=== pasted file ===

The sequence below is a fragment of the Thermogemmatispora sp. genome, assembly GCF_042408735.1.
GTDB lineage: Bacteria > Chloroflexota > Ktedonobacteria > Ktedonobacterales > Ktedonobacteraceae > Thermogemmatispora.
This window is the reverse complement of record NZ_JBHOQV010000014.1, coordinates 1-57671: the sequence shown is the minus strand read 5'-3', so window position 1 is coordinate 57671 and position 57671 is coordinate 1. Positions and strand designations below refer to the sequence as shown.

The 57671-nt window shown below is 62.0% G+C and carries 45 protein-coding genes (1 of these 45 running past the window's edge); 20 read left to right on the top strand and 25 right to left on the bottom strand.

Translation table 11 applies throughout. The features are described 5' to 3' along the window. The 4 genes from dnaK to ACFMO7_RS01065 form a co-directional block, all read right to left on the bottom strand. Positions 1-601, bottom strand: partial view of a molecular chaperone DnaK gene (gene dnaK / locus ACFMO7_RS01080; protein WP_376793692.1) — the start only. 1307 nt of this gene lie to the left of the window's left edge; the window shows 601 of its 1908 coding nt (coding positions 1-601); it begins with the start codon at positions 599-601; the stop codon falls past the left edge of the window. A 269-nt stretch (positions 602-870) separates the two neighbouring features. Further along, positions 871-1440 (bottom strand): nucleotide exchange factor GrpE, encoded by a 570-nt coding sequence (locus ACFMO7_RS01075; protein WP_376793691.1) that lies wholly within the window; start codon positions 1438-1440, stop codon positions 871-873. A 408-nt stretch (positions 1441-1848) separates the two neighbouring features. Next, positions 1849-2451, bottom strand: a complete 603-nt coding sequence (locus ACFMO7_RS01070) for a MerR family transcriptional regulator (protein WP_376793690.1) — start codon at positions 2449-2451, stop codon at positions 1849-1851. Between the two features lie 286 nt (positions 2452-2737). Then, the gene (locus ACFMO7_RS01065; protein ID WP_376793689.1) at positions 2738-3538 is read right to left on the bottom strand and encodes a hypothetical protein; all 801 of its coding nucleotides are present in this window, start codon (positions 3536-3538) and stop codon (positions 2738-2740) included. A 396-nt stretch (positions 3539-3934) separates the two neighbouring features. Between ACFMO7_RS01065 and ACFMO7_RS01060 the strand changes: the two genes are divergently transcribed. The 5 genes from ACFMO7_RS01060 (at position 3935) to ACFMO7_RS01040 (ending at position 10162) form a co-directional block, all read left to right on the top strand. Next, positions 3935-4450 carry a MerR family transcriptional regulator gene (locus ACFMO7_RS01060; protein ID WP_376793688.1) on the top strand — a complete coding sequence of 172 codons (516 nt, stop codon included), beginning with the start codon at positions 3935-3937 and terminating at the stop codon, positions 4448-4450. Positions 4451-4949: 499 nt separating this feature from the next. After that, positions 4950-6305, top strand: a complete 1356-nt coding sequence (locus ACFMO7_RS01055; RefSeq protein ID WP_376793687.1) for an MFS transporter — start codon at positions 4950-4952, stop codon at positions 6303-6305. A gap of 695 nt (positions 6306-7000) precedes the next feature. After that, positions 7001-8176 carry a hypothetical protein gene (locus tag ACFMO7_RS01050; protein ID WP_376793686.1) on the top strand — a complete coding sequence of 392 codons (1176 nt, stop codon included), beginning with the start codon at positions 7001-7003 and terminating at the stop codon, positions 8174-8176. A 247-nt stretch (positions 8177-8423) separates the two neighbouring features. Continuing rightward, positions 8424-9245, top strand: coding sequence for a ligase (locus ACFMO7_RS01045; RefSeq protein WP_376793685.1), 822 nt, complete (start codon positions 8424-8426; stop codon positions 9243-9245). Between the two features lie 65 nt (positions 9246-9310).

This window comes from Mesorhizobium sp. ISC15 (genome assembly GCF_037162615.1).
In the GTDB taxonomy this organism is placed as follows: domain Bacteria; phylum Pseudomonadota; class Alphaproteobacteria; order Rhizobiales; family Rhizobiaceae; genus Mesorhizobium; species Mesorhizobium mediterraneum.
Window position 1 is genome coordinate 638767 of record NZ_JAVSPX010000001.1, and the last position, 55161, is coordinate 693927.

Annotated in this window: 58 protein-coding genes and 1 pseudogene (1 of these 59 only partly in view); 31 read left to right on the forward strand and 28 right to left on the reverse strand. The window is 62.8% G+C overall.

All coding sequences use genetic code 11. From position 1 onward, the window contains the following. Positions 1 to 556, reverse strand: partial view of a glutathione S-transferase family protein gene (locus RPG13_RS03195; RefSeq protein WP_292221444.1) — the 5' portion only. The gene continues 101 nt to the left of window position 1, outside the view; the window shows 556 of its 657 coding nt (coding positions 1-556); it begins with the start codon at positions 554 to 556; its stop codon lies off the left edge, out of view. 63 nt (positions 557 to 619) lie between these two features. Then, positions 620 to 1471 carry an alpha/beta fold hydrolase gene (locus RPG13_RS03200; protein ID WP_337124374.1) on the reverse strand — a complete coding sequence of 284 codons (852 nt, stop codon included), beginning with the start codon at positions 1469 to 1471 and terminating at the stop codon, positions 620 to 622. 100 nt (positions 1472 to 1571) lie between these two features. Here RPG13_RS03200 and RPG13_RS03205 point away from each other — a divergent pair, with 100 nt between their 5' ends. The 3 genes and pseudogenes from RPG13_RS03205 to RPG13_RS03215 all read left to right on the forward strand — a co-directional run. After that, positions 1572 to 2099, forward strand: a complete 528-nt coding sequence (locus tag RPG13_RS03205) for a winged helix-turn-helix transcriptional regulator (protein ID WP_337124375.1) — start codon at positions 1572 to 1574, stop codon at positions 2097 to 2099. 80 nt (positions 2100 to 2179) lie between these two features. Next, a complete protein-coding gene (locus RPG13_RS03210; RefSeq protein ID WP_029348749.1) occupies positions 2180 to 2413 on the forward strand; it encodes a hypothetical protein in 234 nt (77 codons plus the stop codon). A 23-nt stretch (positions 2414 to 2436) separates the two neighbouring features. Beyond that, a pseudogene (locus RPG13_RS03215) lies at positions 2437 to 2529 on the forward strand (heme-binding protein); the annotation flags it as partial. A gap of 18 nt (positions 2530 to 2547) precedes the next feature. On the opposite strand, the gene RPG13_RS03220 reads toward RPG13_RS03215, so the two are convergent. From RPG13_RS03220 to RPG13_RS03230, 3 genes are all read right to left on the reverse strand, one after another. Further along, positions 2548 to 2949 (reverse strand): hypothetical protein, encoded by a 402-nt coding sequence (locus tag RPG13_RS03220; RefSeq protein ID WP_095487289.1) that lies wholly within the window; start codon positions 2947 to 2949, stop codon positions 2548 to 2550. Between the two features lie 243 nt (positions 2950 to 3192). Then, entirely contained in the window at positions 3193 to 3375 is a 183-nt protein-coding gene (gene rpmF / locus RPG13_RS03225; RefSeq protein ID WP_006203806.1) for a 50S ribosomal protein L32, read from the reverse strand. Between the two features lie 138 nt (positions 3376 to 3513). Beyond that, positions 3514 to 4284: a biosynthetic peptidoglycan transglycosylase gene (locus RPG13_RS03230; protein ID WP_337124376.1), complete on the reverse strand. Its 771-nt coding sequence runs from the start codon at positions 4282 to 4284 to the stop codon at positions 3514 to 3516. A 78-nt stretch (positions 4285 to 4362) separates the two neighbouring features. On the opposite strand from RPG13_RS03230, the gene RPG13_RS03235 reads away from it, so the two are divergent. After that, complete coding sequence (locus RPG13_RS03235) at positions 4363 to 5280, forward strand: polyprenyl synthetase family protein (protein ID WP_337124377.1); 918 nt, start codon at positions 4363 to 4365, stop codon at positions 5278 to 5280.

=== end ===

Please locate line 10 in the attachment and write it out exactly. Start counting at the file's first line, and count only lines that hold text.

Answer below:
All coding sequences use genetic code 11. From position 1 onward, the window contains the following. Positions 1 to 556, reverse strand: partial view of a glutathione S-transferase family protein gene (locus RPG13_RS03195; RefSeq protein WP_292221444.1) — the 5' portion only. The gene continues 101 nt to the left of window position 1, outside the view; the window shows 556 of its 657 coding nt (coding positions 1-556); it begins with the start codon at positions 554 to 556; its stop codon lies off the left edge, out of view. 63 nt (positions 557 to 619) lie between these two features. Then, positions 620 to 1471 carry an alpha/beta fold hydrolase gene (locus RPG13_RS03200; protein ID WP_337124374.1) on the reverse strand — a complete coding sequence of 284 codons (852 nt, stop codon included), beginning with the start codon at positions 1469 to 1471 and terminating at the stop codon, positions 620 to 622. 100 nt (positions 1472 to 1571) lie between these two features. Here RPG13_RS03200 and RPG13_RS03205 point away from each other — a divergent pair, with 100 nt between their 5' ends. The 3 genes and pseudogenes from RPG13_RS03205 to RPG13_RS03215 all read left to right on the forward strand — a co-directional run. After that, positions 1572 to 2099, forward strand: a complete 528-nt coding sequence (locus tag RPG13_RS03205) for a winged helix-turn-helix transcriptional regulator (protein ID WP_337124375.1) — start codon at positions 1572 to 1574, stop codon at positions 2097 to 2099. 80 nt (positions 2100 to 2179) lie between these two features. Next, a complete protein-coding gene (locus RPG13_RS03210; RefSeq protein ID WP_029348749.1) occupies positions 2180 to 2413 on the forward strand; it encodes a hypothetical protein in 234 nt (77 codons plus the stop codon). A 23-nt stretch (positions 2414 to 2436) separates the two neighbouring features. Beyond that, a pseudogene (locus RPG13_RS03215) lies at positions 2437 to 2529 on the forward strand (heme-binding protein); the annotation flags it as partial. A gap of 18 nt (positions 2530 to 2547) precedes the next feature. On the opposite strand, the gene RPG13_RS03220 reads toward RPG13_RS03215, so the two are convergent. From RPG13_RS03220 to RPG13_RS03230, 3 genes are all read right to left on the reverse strand, one after another. Further along, positions 2548 to 2949 (reverse strand): hypothetical protein, encoded by a 402-nt coding sequence (locus tag RPG13_RS03220; RefSeq protein ID WP_095487289.1) that lies wholly within the window; start codon positions 2947 to 2949, stop codon positions 2548 to 2550. Between the two features lie 243 nt (positions 2950 to 3192). Then, entirely contained in the window at positions 3193 to 3375 is a 183-nt protein-coding gene (gene rpmF / locus RPG13_RS03225; RefSeq protein ID WP_006203806.1) for a 50S ribosomal protein L32, read from the reverse strand. Between the two features lie 138 nt (positions 3376 to 3513). Beyond that, positions 3514 to 4284: a biosynthetic peptidoglycan transglycosylase gene (locus RPG13_RS03230; protein ID WP_337124376.1), complete on the reverse strand. Its 771-nt coding sequence runs from the start codon at positions 4282 to 4284 to the stop codon at positions 3514 to 3516. A 78-nt stretch (positions 4285 to 4362) separates the two neighbouring features. On the opposite strand from RPG13_RS03230, the gene RPG13_RS03235 reads away from it, so the two are divergent. After that, complete coding sequence (locus RPG13_RS03235) at positions 4363 to 5280, forward strand: polyprenyl synthetase family protein (protein ID WP_337124377.1); 918 nt, start codon at positions 4363 to 4365, stop codon at positions 5278 to 5280.